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UK: The Women of Welsh Coal Mining Who Fought to Stay in a Male-Dominated Industry


September 4, 2023 - “Society thought they were masculine and society disapproved of masculine women. They smoked, they swore, they were bolshy. People said jump and they went: ‘No’. Society said: ‘Women don’t act like this – it’s not ladylike’."

These are the words of historian Norena Shopland, the author of new book Women in Welsh Coal Mining which tells the story of women in south Wales who worked in the mines and fought for acceptance for nearly 100 years to stay there. "It really is looking at women's history that we need to move away from this idea that women in the past were sort of locked in homes and couldn't get out and had to get a man to accompany them," said Norena.

Windlass women from Pembrokeshire winding coal up the shafts. It was such hard work men refused to do it

"Thousands upon thousands of women just passed as men and went off and did what they wanted to do. Some had to do it from necessity – there was no divorce and, if a man died or left, the woman was left to bring the children up on her own. In areas where there was limited work women had no choice.”

Women were working in mines across south Wales until 1842 when a report looking into working conditions of children also brought people's attention to working women such as those in the mines. “It's the first report in UK history that is specifically gender-related," said Norena. "And they were horrified at this idea of women working down in mines next to men. It was very hot and dusty so they didn't have a lot clothes on while they were working."

Women were banned from working down the mines from then on but there were only two inspectors for the whole of south Wales. The inspectors would send letters to the mine owners to tell them they were going to investigate them in advance which would buy them some time to ensure women were not working on inspection dates.

Although some women then passed as men to carry on working underground many women worked up on the pit brow. From the 1850s until World War One and beyond women worked on the pit brow, smoking like the men out of clay pipes and dressing in a masculine fashion.

But many people felt this work should also be banned and women were better suited to roles such as factory workers or domestic servants. One issue was that in towns across south Wales these roles were few and far between.

Those opposing the tip girls did not stop to consider the lack of jobs available in the local area, said Norena. “If they had all stopped working they would have ended up in the workhouse because unless you had a lot of boys in the family you wouldn't have been able to survive."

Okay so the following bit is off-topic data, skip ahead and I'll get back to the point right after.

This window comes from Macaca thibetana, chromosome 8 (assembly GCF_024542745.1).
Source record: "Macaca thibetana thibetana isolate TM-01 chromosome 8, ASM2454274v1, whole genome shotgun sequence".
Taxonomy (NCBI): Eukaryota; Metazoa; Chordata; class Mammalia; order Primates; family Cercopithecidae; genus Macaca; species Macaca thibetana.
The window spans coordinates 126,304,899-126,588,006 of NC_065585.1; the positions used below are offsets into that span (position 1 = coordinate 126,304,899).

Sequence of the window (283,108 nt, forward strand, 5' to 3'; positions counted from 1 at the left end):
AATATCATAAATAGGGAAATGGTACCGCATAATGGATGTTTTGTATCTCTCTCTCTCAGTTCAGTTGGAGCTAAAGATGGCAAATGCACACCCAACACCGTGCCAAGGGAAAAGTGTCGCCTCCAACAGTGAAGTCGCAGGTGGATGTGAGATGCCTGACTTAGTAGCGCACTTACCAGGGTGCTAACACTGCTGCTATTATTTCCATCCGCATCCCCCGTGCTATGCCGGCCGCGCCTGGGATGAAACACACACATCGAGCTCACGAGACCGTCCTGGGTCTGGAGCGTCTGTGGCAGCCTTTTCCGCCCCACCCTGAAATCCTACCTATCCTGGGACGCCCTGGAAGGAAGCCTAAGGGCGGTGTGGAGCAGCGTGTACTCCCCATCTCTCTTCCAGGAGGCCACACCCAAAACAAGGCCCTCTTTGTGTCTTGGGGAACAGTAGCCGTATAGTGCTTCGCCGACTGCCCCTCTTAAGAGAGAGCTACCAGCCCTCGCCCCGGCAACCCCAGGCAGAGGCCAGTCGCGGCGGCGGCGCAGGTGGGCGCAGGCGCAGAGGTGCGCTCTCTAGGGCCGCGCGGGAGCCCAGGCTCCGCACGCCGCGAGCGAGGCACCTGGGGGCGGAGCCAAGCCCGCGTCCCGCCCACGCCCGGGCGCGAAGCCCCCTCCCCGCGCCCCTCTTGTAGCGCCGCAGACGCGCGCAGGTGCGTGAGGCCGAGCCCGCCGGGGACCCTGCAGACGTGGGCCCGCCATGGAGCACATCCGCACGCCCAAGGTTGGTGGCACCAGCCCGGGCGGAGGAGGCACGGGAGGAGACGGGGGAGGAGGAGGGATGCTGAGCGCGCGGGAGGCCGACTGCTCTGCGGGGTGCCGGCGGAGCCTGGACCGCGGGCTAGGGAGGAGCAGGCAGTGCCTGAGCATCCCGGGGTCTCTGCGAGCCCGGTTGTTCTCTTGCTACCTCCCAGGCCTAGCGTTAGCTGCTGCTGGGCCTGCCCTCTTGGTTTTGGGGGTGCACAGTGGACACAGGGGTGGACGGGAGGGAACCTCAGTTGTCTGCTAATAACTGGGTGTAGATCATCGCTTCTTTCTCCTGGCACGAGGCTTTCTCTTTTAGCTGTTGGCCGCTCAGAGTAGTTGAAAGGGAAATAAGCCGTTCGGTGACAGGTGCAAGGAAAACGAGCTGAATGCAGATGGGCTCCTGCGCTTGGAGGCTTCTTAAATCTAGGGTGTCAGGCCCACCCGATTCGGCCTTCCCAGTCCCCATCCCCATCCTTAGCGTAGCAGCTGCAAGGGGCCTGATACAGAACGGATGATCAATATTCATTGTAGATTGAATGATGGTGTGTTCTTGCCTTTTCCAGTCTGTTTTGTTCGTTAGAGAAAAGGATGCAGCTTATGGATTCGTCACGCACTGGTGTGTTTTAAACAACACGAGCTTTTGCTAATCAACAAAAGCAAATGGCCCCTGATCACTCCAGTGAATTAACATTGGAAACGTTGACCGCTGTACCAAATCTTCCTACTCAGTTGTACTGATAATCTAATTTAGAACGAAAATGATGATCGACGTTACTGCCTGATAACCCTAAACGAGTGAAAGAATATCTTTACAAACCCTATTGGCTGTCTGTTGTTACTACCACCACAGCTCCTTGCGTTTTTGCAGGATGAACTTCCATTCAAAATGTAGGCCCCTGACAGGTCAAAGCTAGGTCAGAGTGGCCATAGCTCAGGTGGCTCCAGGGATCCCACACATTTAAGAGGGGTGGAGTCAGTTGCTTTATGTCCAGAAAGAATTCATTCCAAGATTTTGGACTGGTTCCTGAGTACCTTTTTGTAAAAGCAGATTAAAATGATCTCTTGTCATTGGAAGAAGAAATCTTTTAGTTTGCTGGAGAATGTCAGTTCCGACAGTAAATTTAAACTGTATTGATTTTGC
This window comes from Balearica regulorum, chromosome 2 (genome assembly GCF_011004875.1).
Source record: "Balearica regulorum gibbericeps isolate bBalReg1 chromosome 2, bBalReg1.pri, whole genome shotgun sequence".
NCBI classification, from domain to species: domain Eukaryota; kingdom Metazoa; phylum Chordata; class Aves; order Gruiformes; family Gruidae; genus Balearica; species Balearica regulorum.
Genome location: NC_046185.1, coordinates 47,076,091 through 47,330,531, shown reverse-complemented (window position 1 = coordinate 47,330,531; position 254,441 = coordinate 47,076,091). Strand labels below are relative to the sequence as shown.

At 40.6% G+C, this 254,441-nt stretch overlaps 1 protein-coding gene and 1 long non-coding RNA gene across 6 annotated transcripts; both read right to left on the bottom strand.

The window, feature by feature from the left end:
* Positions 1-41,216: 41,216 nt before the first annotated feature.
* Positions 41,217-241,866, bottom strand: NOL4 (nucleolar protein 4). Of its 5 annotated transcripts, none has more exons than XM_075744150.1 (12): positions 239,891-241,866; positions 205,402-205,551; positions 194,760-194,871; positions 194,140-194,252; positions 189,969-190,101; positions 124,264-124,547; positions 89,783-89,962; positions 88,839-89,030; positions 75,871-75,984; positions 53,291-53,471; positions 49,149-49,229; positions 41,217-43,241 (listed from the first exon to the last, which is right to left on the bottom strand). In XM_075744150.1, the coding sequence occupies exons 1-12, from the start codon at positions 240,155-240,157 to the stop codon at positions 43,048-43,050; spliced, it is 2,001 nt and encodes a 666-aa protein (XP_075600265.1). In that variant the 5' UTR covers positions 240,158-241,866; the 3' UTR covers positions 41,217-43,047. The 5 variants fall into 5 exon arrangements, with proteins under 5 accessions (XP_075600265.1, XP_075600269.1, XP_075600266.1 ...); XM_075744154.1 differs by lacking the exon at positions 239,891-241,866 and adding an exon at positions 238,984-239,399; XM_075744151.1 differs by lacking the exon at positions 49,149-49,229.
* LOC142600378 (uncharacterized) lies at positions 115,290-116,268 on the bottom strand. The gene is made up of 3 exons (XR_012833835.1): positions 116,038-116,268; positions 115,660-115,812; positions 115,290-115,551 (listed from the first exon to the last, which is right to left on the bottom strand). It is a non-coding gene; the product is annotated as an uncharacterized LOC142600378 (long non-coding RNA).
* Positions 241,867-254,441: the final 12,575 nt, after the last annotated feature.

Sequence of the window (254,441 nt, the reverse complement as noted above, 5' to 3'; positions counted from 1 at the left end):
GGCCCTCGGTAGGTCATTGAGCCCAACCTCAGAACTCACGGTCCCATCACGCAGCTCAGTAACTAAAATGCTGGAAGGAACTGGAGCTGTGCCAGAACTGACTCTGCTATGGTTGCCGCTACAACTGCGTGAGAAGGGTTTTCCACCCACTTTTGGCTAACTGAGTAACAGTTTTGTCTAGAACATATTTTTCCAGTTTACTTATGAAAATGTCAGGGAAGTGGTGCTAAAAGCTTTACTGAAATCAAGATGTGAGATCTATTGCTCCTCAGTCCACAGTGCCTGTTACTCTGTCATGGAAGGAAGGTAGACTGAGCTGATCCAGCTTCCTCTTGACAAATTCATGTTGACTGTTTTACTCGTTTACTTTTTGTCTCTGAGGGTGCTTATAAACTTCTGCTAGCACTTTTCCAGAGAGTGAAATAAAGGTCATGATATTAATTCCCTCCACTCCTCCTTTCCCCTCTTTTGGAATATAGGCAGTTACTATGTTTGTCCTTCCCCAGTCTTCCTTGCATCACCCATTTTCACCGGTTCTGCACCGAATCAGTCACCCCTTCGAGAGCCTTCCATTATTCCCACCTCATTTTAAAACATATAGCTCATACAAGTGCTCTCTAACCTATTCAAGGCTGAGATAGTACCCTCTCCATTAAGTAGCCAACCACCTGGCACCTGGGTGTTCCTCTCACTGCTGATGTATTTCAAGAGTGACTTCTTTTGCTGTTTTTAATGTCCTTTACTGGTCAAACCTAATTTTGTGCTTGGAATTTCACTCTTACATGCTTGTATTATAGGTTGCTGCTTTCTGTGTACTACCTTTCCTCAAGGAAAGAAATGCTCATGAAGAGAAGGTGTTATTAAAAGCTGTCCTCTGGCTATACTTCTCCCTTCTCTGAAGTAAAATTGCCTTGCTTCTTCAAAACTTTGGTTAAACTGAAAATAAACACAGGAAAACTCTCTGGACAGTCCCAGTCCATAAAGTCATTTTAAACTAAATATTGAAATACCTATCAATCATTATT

Norena explained that through her research of census returns from the 19th century she found that many women working in the tips were from families where the father or man of the house was unable to work due to injury. These women were often became the breadwinners of the family.

Although English women working in mines were referred to by names like the "pit brow lasses" the Welsh women were uniquely termed as "tip girls". In terms of appearance the Welsh women were known for their extravagant hats. Norena explained that in many old pictures of the tip girls they are wearing fancy hats full of ostrich feathers, fake pearls, buttons, and bows.

Despite being well-respected among men working in the coal mines Norena said many in society had a "bizarre attitude" that if you were dirty you were immoral. “It was over 100 years of constantly battling society and Parliament. There were so many questions asked in Parliament on how to stop these women. And over 100 years they fought to keep their jobs. They marched on Westminster twice. I love them," said Norena. "They were really feisty women."

The work on the pit brow was difficult and involved winding coal up the shaft, dragging the heavy coal off, and rolling it into a shed. Some of the women also had to oil and wash the trams that the coal came up in. Despite the hard, dirty nature of the job many women preferred it to domestic servitude as this involved living in a home and being at a family's beck and call all of the time. "The mining women finished in the evenings and they went off and enjoyed themselves," said Norena.

With more leisure time came more activities that the women could take part in. Choirs were hugely popular at the time and some tip girls found fame from singing in them including Morfydd Glantaf, Ddriw Vach, and Eos Vach.

To find out more about the tip girls of south Wales you can find Norena's book Women in Welsh Coal Mining here.